It is also the case that blockchains, ledgers and quantum technologies do in fact provide some of the fundamental programmatic logic for all of this, but they are not yet designed for non-flationary value.

This is an enormous opportunity space for those who are looking at the design of cryptographic systems that take social, ecological and financial parameters into full account. This is also where the evolution of smart contracts will reveal their value in spades.

With all the buzz surrounding NFTs (non-fungible tokens), the hedge on inflation is mostly overlooked. A lot of this has to do with the inflexibility of smart contracts, such as ERC-1155, which is offered on the Ethereum blockchain.

NFTs are basically serial numbers that establish provenance (ownership).

Anyone can mint an NFT, but not anyone can secure a scarce asset using an NFT.

This is a critically important distinction.

Case in point: Most NFTs are used to trade or exchange an asset that actually belongs to a holding entity, with a central database, not a blockchain, as most people think they do.

Here are screenshots of how many NFT serial numbers redirect to centralized servers with a simple right click.

 

 

 

Irrespective of what digital currencies enter the mix, or how they are speculated upon through market competition, we see a scenario unfolding whereby currency will take on more and more real world utility value.

If you consider that the Internet is being rewritten, web3 applications are becoming more progressive, truly decentralized carrier systems are being developed, and security is of the highest importance, currencies really have nowhere else to go but towards enabling more autonomy for people.

 

Natural programmatic logic will have to accelerate with a far better comprehension of how resources are managed within and across ecosystems to do this.

It’s an exciting evolution for those who are dedicated to fundamentals.

And yes, sound mechanics for developing currencies really do matter.

The ReadySetCrypto "Three Token Pillars" Community Portfolio (V3)

 

Add your vote to the V3 Portfolio (Phase 3) by clicking here.

View V3 Portfolio (Phase 2) by clicking here.

View V3 Portfolio (Phase 1) by clicking here.

Read the V3 Portfolio guide by clicking here.

What is the goal of this portfolio?

The “Three Token Pillars” portfolio is democratically proportioned between the Three Pillars of the Token Economy & Interchain:

CryptoCurreny – Security Tokens (STO) – Decentralized Finance (DeFi)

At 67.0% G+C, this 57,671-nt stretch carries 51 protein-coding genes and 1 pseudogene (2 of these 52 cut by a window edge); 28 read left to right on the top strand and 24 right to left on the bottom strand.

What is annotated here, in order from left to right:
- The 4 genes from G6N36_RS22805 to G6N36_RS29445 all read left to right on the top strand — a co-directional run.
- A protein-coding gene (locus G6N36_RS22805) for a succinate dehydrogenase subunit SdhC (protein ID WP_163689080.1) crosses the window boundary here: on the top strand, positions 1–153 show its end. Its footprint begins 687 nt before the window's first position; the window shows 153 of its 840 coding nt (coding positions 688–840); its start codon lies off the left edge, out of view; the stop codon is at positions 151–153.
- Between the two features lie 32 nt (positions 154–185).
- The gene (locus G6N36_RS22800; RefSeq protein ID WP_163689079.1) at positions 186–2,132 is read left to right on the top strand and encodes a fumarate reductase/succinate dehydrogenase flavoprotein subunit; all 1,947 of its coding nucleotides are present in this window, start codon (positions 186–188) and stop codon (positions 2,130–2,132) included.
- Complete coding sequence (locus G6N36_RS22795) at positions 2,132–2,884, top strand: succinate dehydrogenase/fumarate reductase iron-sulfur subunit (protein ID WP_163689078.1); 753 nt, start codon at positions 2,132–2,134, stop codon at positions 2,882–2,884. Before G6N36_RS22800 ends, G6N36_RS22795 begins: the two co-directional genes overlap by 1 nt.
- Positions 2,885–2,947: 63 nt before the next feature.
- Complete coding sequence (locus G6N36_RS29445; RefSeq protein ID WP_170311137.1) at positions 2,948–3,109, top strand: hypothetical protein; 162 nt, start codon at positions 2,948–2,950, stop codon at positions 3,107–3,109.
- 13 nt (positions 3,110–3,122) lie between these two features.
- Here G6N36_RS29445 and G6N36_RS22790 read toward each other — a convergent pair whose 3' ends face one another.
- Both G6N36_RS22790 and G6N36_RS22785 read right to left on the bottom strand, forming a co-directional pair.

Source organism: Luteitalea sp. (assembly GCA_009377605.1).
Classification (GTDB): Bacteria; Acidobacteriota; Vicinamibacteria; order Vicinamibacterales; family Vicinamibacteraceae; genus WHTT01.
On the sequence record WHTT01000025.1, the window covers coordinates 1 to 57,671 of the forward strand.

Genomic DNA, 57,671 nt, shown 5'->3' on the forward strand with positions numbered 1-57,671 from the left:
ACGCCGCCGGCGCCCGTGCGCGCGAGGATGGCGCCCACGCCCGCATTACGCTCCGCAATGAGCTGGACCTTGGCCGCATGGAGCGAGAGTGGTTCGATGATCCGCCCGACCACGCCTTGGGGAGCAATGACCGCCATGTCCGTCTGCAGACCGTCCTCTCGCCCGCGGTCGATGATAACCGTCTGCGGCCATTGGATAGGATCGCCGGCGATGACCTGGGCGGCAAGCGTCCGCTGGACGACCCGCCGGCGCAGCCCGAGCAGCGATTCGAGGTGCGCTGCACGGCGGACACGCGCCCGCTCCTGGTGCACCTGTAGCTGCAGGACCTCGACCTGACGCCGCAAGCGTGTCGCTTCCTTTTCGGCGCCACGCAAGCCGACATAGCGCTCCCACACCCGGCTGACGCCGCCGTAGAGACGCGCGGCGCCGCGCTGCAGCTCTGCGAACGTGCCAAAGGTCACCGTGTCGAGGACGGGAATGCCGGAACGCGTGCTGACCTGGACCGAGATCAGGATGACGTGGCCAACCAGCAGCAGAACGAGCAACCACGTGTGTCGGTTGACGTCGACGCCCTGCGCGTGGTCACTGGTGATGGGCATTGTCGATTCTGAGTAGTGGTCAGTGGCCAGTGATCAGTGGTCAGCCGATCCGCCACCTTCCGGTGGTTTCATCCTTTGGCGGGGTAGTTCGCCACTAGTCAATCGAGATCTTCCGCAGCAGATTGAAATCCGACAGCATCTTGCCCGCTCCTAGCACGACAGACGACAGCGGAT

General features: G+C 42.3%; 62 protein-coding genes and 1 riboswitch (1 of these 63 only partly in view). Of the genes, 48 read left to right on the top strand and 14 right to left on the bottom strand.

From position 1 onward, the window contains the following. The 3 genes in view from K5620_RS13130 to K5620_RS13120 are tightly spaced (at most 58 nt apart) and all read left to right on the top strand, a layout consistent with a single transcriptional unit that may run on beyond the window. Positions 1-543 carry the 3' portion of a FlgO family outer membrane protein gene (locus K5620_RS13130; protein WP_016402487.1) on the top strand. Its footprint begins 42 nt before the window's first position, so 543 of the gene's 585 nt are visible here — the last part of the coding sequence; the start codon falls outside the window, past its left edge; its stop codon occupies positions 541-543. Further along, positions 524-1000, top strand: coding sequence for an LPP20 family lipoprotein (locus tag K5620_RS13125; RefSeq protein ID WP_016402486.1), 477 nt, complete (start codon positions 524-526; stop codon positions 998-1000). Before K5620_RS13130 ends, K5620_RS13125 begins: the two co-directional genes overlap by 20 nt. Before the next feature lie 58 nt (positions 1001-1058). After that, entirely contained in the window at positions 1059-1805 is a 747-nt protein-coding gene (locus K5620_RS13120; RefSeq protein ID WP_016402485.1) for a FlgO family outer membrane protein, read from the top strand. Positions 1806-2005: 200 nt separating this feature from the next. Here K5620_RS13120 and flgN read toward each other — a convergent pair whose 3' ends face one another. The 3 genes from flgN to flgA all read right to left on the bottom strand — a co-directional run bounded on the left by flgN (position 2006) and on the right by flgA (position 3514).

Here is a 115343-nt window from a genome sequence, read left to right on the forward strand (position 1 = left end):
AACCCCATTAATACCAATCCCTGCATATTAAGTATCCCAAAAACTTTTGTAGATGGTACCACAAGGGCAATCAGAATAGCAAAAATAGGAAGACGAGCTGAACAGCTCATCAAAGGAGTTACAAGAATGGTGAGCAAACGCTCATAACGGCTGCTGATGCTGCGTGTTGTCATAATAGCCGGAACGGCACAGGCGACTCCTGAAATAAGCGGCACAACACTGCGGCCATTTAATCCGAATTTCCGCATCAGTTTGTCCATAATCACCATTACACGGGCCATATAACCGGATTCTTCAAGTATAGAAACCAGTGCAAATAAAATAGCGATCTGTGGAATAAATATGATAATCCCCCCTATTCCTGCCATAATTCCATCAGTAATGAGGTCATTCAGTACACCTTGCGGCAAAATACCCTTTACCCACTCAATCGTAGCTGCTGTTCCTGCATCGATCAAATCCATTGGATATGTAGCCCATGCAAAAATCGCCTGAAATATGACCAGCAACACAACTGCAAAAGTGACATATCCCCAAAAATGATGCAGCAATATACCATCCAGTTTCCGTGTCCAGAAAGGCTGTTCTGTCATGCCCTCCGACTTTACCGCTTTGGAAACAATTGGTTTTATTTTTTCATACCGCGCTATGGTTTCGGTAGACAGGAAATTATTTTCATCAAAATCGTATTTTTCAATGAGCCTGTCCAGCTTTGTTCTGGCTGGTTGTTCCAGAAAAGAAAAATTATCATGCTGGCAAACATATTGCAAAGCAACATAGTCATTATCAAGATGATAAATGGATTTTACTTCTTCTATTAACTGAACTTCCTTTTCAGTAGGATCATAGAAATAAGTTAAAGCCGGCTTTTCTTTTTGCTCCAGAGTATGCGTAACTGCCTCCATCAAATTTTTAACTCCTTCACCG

With this portfolio, we will identify and take advantage of the opportunities within the Three
Pillars of ReadySetCrypto. We aim to Capitalise on the collective knowledge and experience of the RSC
community & build model portfolios containing the premier companies and projects
in the industry and manage risk allocation suitable for as many people as
possible.

The Second Phase of the RSC Community Portfolio V3 was to give us a general idea of the weightings people desire in each of the three pillars and also member’s risk tolerance. The Third Phase of the RSC Community Portfolio V3 has us closing in on a finalized portfolio allocation before we consolidated onto the highest quality projects.

Our Current Allocation As Of Phase Three:

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The ReadySetCrypto "Top Ten Crypto" Community Portfolio (V4)

 

Add your vote to the V4 Portfolio by clicking here.

Read about building Crypto Portfolio Diversity by clicking here.

What is the goal of this portfolio? 

The “Top Ten Crypto” portfolio is a democratically proportioned portfolio balanced based on votes from members of the RSC community as to what they believe are the top 10 projects by potential.
 
This portfolio should be much more useful given the ever-changing market dynamics. In short, you rank the projects you believe deserve a spot in the top 10. It should represent a portfolio and rank that you believe will stand the test of time. Once we have a good cross-section, we can study and make an assessment as to where we see value and perhaps where some diamonds in the rough opportunities exist. In a perfect world, we will end up with a Pareto-style distribution that describes the largest value capture in the market.
 
To give an update on the position, each one listed in low to high relative risk:
 
SoV/money == BTC, DCR
Platforms == ETH, XTZ
Private Money == XMR / ZEC / ZEN
DeFi == MKR / SNX and stablecoins
 
It is the most realistic way for us to distill the entirety of what we have learned (and that includes the RSC community opinion). We have an array of articles that have gradually picked off one by one different projects, some of which end up being many thousands of words to come to this conclusion. It is not capitulation because we all remain in the market. It is simply a consolidation of quality. We seek the cream of the crop as the milk turns sour on aggregate.

Current Top 10 Rankings: